Workshop 'Peripheral Liberalism. Market economists and the liberal script outside the West, 1970-2020'

Tobias Rupprecht's picture
Type: 
Call for Papers
Date: 
October 6, 2022 to October 7, 2022
Location: 
Germany
Subject Fields: 
Economic History / Studies, Intellectual History, World History / Studies

CfP: Peripheral Liberalism. Market economists and the liberal script outside the West, 1970-2020

 

Workshop organised by the research group ‘Peripheral Liberalism’ (Dr Tobias Rupprecht; Alice Trinkle; Kevin Axe; Maximiliano Jara; George Payne) to be held in-person at the Berlin Cluster of Excellence ‘Contestations of the Liberal Script’.

Keynote: Prof Wang Hui, Tsinghua University

6-7 October 2022

 

Economic reform debates and the political impact of pro-market economists in countries outside the Cold War Western alliance are undergoing revision by scholars of political economy, global history, and neoliberalism. Most recent research now firmly places intellectual and economic changes within global shifts in economics and economic thought that began in the 1970s, thus moving away from a fixation on 1989 and the arrival of foreign advisors as external promoters of a liberal script created in the West. Forms of ‘peripheral liberalism’, a range of ideas on market- and individual rights-based transformation, emerged in most parts of the world and would – to varying degrees – have momentous effects on economic reforms and political change.

For our two-day workshop, to be held in Berlin in October 2022, we invite contributions that help us stake out the emerging research field of the global history of economic transformation since the 1970s. We welcome papers on the role of (neo-)liberal thought and self-professed liberal intellectual and political figures in countries that belonged to the second and third worlds during the Cold War. We are particularly interested in primary source-based contributions assessing cross-border interaction between economists, intellectuals, and politicians from different parts of the non-Western world.

Abstracts for papers and short CVs should reach the organisers by 30 June 2022.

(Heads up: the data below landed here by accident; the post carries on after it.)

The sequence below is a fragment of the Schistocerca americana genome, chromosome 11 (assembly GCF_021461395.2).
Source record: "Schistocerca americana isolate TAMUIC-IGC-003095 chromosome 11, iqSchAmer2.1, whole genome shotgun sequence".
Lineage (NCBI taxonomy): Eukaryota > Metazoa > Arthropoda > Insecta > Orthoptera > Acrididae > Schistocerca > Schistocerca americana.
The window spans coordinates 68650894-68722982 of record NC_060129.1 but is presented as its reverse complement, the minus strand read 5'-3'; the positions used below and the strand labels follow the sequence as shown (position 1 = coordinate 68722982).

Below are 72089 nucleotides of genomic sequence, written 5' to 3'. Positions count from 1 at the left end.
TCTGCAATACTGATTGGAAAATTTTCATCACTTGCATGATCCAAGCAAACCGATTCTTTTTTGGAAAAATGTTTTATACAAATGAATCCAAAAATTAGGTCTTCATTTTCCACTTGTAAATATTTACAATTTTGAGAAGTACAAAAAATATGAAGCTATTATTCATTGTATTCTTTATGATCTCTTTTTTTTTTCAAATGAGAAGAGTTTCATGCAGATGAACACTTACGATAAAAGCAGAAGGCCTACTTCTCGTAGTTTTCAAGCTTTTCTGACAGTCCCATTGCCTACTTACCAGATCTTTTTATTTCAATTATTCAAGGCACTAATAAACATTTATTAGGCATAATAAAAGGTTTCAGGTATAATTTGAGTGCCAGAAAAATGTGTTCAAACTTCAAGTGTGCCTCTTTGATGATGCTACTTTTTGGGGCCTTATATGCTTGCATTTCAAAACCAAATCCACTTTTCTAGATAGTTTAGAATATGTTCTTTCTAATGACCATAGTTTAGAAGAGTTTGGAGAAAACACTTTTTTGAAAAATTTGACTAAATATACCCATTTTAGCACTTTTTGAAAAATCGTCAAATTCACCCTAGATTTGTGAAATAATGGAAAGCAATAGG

CLUSTER OF EXCELLENCE “CONTESTATIONS OF THE LIBERAL SCRIPT ‒ SCRIPTS”

SCRIPTS analyses the contemporary controversies about liberal order from a historical, global, and comparative perspective. It connects academic expertise in the social sciences and area studies, collaborates with research institutions in all world regions, and maintains cooperative ties with major political, cultural, and social institutions. Operating since 2019 and funded by the German Research Foundation (DFG), the SCRIPTS Cluster of Excellence unites eight major Berlin-based research institutions: Freie Universität Berlin, the Humboldt-Universität zu Berlin, the Berlin Social Science Center (WZB), as well as the Hertie School, the German Institute for Economic Research (DIW), the Berlin branch of the German Institute of Global and Area Studies (GIGA), the Centre for East European and International Studies (ZOiS), and the Leibniz-Zentrum Moderner Orient (ZMO).

 

JUNIOR RESEARCH GROUP: PERIPHERAL LIBERALISM

‘Peripheral Liberalism’ assesses the emergence of a liberal script in socialist countries and questions a Western-imposition narrative that permeates much of the literature on the ‘transition’ of Eastern Europe, and contemporary political commentary. We revisit the debates on economic and political reform in Soviet Russia, Soviet Estonia, Communist China, and post-socialist Chile from the 1970s, focussing on historiographical evidence produced by individual economists and social scientists. We assess how local varieties of neoliberalism emerged from the late 1970s, not as a passive import from the West, but in engagement with local intellectual traditions, domestic economic and political challenges, and interpretations of reforms abroad – including in the West, but more crucially in other countries of the socialist world. Our assumption is that a liberal script was laid out long before the arrival of Western advisors; it was only partially implemented around 1990, and while some of their ideas still informed economic and financial policy, the neoliberals themselves, in most cases, were soon politically sidelined.

Contact Info: 

Dr. Tobias Rupprecht, Freie Universität Berlin, Cluster of Excellence ‘Contestations of the Liberal Script’